It’s no secret that the suffering of women has often been a major theme of the horror genre since the birth of film. From scream queens to other girls, women are put in terror through wringers for the purpose of creating fear and distress. Although there have been many films throughout the century’s film history that explain and critique this representation, none have done so quite as well as the 1979 film. alien. Written by Dan O’Bannon and directed by Ridley Scott, alien It follows the Nostromo crew as they are picked off one by one by an eponymous extraterrestrial.

Much has been made over the decades about images and sexual content in alienAnd for good reason. This isn’t something fans have read, but it’s something O’Bannon and Scott have wanted in the movie from the start. In the 2002 TV documentary Alien sagaO’Bannon claimed that his goal with the film was to “attack [the audience] sexually. It was this desire that led O’Bannon and Scott to hire H.R. Giger to design the Xenomorph and other parts of the alien world, including the iconic “Space Jockey.” Giger’s sexually charged designs work in conjunction with O’Bannon’s script and Scott’s direction to produce the film. Turn traditional horror roles on their heads.

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Sexual images in aliens

Twentieth Century Fox

To say that there are a lot of sexual images in alien And subsequent films in the franchise would be an understatement: She’s in just about every scene. Most obvious is the design of the Xenomorph itself, which recalls the male anatomy with its phallic head and penetrating second mouth. When first born, the Xenomorph looks a lot like a penis thanks to its fleshy colouring. The derelict ship the Xenomorph comes from is sexually charged.

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Psychoanalytic film theorist Dr. R. H. Greenberg identifies many of these images in his article Reimagining the Gargoyle: Psychoanalytic Observations on alien and a “tough, contemporary” horror film. The derelict ship that Dallas, Kane and Lambert discover “resembles an enormous uterine and fallopian system” made that all the more apparent with the “unmistakable vaginal openings” through which the crew members enter. Then, Kane is lowered into a dark, uterus-like cavity filled with hundreds of eggs. He watches one of the eggs crack open, revealing a fleshy, pulsating evocative inside.

Xenomorphs reproduce through abuse

Alien (1979) - Chestburster
Twentieth Century Fox

At this point Kane’s fate was sealed. As he looks inside the egg, the monstrous alien blasts forward and attaches itself to Kane’s face. Upon returning Kane to Nostromo, the crew discover they have no way to remove him. The facehugger places its egg inside Kane, and in one of the film’s most iconic scenes, the alien explodes from its chest in a horribly violent delivery. The process by which Xenomorphs reproduce is intentional in mirroring sexual violence, as explicitly stated by O’Bannon himself. In an interview with The Washington Post Just two months later alien hitting theatres, O’Bannon describes it this way: “[The alien] He uses his victims as a host. He rapes them. Then they give birth. That’s what makes it so annoying.”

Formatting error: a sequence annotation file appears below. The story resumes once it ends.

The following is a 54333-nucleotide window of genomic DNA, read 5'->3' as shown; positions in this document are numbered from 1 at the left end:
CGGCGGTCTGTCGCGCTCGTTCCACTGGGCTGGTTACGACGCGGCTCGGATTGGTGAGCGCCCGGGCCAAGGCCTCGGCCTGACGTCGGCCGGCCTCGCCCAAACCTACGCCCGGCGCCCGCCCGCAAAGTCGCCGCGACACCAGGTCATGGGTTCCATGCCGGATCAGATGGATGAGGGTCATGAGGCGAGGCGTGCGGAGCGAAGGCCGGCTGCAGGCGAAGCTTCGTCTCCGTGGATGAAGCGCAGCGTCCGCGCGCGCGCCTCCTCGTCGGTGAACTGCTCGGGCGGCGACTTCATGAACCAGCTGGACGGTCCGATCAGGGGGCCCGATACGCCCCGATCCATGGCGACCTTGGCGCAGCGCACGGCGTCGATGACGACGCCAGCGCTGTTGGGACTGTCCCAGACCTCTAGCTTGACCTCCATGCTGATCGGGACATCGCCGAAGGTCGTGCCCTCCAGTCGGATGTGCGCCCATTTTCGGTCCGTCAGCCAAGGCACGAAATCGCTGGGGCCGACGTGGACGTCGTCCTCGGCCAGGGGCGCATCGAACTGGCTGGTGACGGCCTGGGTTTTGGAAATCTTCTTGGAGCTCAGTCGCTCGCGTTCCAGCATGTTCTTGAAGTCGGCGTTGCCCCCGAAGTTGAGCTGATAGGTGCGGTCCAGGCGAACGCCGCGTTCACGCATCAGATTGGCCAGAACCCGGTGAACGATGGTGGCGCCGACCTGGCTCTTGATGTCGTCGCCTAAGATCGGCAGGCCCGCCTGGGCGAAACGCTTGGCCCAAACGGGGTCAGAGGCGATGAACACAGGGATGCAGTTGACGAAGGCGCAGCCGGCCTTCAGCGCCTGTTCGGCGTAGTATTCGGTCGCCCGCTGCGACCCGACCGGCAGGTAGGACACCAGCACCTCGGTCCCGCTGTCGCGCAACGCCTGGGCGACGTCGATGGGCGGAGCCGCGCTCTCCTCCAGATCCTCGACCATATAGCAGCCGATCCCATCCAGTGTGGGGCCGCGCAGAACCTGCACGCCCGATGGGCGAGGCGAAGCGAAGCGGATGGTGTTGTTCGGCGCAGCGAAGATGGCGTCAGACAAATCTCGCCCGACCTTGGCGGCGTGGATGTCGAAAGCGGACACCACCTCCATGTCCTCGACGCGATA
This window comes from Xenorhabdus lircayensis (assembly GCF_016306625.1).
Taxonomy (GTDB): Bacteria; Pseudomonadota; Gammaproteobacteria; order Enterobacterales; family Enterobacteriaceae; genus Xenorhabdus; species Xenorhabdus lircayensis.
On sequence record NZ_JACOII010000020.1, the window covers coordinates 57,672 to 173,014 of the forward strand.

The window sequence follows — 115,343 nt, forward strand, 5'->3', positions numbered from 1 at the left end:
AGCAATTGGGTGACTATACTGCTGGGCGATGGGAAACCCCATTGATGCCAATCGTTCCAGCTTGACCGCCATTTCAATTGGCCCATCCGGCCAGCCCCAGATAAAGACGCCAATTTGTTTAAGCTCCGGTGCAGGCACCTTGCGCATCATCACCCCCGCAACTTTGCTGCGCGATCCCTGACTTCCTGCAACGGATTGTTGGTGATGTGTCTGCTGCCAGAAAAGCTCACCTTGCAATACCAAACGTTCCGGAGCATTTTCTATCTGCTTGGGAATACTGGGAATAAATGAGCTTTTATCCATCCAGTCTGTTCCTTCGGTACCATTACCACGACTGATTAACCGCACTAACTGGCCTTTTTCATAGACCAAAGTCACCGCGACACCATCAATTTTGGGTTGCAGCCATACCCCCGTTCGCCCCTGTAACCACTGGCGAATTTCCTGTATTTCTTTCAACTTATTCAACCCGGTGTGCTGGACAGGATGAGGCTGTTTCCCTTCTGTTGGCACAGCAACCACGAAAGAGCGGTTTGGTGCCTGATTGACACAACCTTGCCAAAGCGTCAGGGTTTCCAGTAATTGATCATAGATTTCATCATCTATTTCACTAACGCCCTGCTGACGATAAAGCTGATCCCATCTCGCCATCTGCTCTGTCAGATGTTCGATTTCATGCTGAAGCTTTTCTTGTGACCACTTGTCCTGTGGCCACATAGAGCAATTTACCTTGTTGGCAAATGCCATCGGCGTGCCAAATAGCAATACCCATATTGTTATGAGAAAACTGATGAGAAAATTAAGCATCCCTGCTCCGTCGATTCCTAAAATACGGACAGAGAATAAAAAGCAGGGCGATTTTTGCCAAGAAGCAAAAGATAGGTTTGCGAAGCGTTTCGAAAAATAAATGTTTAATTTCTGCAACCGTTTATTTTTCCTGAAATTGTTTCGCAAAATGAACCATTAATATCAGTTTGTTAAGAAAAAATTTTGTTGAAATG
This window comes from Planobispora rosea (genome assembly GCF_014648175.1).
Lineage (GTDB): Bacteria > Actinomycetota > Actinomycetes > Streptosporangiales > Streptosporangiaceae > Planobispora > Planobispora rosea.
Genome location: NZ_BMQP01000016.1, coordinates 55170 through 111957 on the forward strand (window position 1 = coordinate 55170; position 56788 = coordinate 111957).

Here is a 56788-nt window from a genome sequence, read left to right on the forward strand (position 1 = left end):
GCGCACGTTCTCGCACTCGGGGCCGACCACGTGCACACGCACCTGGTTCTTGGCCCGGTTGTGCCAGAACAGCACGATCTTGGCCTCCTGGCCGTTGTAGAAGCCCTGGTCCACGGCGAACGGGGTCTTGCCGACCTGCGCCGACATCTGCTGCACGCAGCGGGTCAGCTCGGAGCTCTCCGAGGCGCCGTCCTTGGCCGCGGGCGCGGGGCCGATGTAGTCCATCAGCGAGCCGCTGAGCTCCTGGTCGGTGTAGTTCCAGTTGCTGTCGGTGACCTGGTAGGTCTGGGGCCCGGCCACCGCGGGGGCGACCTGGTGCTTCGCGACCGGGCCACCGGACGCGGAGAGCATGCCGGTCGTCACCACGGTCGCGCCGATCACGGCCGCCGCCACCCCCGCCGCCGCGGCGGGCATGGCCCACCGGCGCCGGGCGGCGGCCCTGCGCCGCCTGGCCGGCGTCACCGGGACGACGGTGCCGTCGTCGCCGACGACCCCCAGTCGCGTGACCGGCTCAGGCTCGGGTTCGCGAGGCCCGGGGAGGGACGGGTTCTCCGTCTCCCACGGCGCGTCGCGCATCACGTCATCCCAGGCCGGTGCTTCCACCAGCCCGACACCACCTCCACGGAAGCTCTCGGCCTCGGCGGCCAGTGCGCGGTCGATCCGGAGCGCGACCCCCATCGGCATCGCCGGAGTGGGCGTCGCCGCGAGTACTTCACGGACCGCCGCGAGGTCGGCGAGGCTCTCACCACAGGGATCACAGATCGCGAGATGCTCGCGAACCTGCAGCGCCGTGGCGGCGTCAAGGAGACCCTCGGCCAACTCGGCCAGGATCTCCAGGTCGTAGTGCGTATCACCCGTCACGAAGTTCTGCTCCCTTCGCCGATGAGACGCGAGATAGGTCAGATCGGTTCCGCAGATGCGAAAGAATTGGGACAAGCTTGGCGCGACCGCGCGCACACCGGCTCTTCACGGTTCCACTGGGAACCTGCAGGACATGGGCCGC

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Film critic Mark Kermode explains O’Bannon’s intentions with the chest-bombing scene, claiming that “O’Bannon argues that it also functions as a metaphor for male fear of penetration. He says that the verbal invasion of Hurt’s character was “revenge” for all those horror films in which sexually vulnerable women were terrorized by the rampages of male monsters”.

While the sexual violence is centered here in Kane’s experience, we can see the theme of trauma reverberated throughout all subsequent deaths in alien. Dallas and Brett, as revealed in the Director’s Report, are being used as hosts to create more alien eggs in a grotesque reversal that threatens to continue the cycle of violence. Parker’s death continues the theme as the Xenomorph uses his phallic inner jaws to penetrate his body. Even Lambert, the only other woman aboard the Nostromo, is subjected to implied sexual violence; When the alien creature slips its tail between its legs, we can only imagine what comes next.

What does the Xenomorph in Alien represent?

Don a space suit as it ejects a xenomorph from an escape pod in Alien
Twentieth Century Fox

Xenomorph is not the only perpetrator of sexual violence in the world alien, althoug. Think of the “mother” ship’s computer, and thus the company it serves. Both view the alien’s attack as an opportunity and choose to protect the perpetrator of the violence rather than the victims. Then there’s Ash, the company’s second extension, who not only protects the alien but also self-perpetuates its violence. In the scene when Ripley confronts Ash, he attacks her and tries to strangle her with a pornographic magazine, mirroring the oral penetration the facehugger delivers on Kane.

What alien Its violent, sexually charged monster suggests that not only do men fear more which symbolically weakens them, but also that said violence resonates through the trauma it causes. The Xenomorph is the product of sexual abuse, and is a physical manifestation of the trauma caused by that violence. When it rips through the Nostromo’s staff, it marks a permanent blot that attack everyone in its orbit. To escape, Ripley must perform a similar act of sexual violence by piercing the Xenomorph’s body with a grappling hook. Ripley has, for the time being, survived the physical representation of her trauma, but by the end alienAnd Obviously, that trauma is permanently etched into his psyche.


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